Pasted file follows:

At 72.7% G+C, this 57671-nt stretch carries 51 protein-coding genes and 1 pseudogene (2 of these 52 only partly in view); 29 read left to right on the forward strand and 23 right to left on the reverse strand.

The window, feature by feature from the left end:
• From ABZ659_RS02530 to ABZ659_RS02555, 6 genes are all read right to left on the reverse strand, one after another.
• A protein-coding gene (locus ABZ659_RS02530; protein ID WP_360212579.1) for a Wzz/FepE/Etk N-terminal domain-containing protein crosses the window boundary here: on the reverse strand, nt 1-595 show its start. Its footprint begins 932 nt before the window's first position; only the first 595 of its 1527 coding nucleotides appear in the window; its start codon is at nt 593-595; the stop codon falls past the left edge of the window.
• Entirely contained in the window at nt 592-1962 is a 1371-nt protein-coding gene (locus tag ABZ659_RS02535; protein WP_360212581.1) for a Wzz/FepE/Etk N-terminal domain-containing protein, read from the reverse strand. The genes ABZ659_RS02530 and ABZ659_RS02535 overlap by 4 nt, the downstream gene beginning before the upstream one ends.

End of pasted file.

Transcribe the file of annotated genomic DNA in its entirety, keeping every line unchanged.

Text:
At 72.7% G+C, this 57671-nt stretch carries 51 protein-coding genes and 1 pseudogene (2 of these 52 only partly in view); 29 read left to right on the forward strand and 23 right to left on the reverse strand.

The window, feature by feature from the left end:
• From ABZ659_RS02530 to ABZ659_RS02555, 6 genes are all read right to left on the reverse strand, one after another.
• A protein-coding gene (locus ABZ659_RS02530; protein ID WP_360212579.1) for a Wzz/FepE/Etk N-terminal domain-containing protein crosses the window boundary here: on the reverse strand, nt 1-595 show its start. Its footprint begins 932 nt before the window's first position; only the first 595 of its 1527 coding nucleotides appear in the window; its start codon is at nt 593-595; the stop codon falls past the left edge of the window.
• Entirely contained in the window at nt 592-1962 is a 1371-nt protein-coding gene (locus tag ABZ659_RS02535; protein WP_360212581.1) for a Wzz/FepE/Etk N-terminal domain-containing protein, read from the reverse strand. The genes ABZ659_RS02530 and ABZ659_RS02535 overlap by 4 nt, the downstream gene beginning before the upstream one ends.